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LegalGround >> Homebuyer tax scam


8/7/09 11:36 AM
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Member Since: 3/28/05
Posts: 9852
 
 Tell me why this won't work.  A guy called me yesterday wondering if he could do the following:

Chick owns a home in her sole name and her and her fiancee live there.  She sells the home to him.  He otherwise qualifies for the $8,000 tax credit and claims the credit on his 2009 return while still single.  They then get married in 2010.  They then live in the house just as they were before, but they pocket $8,000 of Obama's money.

It's obviously a scam, but I couldn't find anything in the letter of the law that would prohibit the guy from claiming the credit.

I told the dude that if it was discovered, the IRS would attack the transaction as not being a bona fide sale and that I couldn't give him an opinion that it would work.

The shit people come up with just to scam the system.
8/11/09 4:52 PM
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Dojosensei
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Member Since: 5/19/02
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Fuck the IRS and their stupid asses. If they break up, he still owns the house, she doesn't. It's a legit sale. Is it a bit shady looking, sure. But that's just MY OPINION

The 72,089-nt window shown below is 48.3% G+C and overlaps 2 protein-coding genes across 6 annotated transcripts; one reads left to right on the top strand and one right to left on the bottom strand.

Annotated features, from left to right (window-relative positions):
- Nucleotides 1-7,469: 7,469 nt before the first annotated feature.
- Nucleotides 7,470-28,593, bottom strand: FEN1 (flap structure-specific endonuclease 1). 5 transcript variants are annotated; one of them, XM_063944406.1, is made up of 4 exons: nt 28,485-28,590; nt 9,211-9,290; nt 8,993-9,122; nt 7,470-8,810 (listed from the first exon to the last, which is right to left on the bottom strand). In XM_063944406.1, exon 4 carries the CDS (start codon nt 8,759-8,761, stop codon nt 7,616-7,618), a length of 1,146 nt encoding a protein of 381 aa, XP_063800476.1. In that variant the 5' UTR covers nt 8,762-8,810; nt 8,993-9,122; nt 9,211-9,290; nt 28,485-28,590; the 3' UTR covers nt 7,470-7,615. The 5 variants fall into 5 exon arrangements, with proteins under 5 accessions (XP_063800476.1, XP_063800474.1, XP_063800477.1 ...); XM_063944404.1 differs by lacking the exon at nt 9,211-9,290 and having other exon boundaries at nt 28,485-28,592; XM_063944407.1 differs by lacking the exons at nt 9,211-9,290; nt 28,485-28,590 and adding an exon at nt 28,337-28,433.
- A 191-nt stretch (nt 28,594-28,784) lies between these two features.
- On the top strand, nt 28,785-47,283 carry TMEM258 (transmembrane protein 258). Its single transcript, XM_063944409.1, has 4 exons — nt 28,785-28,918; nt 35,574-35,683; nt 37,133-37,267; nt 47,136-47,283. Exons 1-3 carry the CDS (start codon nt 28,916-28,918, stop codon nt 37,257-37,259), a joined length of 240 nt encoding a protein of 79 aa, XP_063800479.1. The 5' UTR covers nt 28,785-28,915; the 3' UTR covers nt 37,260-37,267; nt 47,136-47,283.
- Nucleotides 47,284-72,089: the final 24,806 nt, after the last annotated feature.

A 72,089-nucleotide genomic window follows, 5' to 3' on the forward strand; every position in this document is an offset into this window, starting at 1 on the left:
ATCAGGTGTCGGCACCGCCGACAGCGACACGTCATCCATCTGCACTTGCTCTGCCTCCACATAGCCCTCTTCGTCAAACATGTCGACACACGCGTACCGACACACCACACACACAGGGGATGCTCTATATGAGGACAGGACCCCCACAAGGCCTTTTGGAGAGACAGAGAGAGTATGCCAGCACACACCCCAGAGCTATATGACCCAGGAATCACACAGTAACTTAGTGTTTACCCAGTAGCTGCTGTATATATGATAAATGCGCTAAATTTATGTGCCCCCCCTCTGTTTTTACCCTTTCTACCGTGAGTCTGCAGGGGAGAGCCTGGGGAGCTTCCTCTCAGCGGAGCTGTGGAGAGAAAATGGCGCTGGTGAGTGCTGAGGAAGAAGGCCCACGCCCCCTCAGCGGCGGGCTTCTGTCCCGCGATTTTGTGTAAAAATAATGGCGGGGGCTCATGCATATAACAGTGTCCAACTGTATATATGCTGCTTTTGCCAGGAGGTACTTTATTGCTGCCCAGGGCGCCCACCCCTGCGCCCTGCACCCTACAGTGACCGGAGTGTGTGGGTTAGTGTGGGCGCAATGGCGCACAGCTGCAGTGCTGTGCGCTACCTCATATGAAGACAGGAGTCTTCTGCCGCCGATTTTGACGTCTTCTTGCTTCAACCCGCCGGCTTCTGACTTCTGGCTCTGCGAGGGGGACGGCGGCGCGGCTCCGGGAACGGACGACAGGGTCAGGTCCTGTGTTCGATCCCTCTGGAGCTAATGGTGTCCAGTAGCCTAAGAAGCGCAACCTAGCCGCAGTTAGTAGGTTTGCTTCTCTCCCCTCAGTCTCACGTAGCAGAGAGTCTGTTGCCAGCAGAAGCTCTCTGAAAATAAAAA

8/11/09 9:57 PM
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GladiatorGannon
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Member Since: 9/1/04
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seg -  Tell me why this won't work.  A guy called me yesterday wondering if he could do the following:

Chick owns a home in her sole name and her and her fiancee live there.  She sells the home to him.  He otherwise qualifies for the $8,000 tax credit and claims the credit on his 2009 return while still single.  They then get married in 2010.  They then live in the house just as they were before, but they pocket $8,000 of Obama's money.

It's obviously a scam, but I couldn't find anything in the letter of the law that would prohibit the guy from claiming the credit.

I told the dude that if it was discovered, the IRS would attack the transaction as not being a bona fide sale and that I couldn't give him an opinion that it would work.

The shit people come up with just to scam the system.


I thought it was normally legal to organize your affairs in a manner that minimizes your tax burden. (not my field tho).
8/13/09 11:18 AM
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Member Since: 3/28/05
Posts: 9894
 I think it does comply with the letter of the law, but not the spirit.  They could close on the sale in 2009 and he could dump her ass the next day and never get married.  That gives it some validity.  But, this is all part of a prearranged plan to game the system, so it's not something I want to be a part of.

If it somehow comes up on audit, I think the IRS will raise the bona fide sale argument and make his life suck even though he might win at the tax court level.

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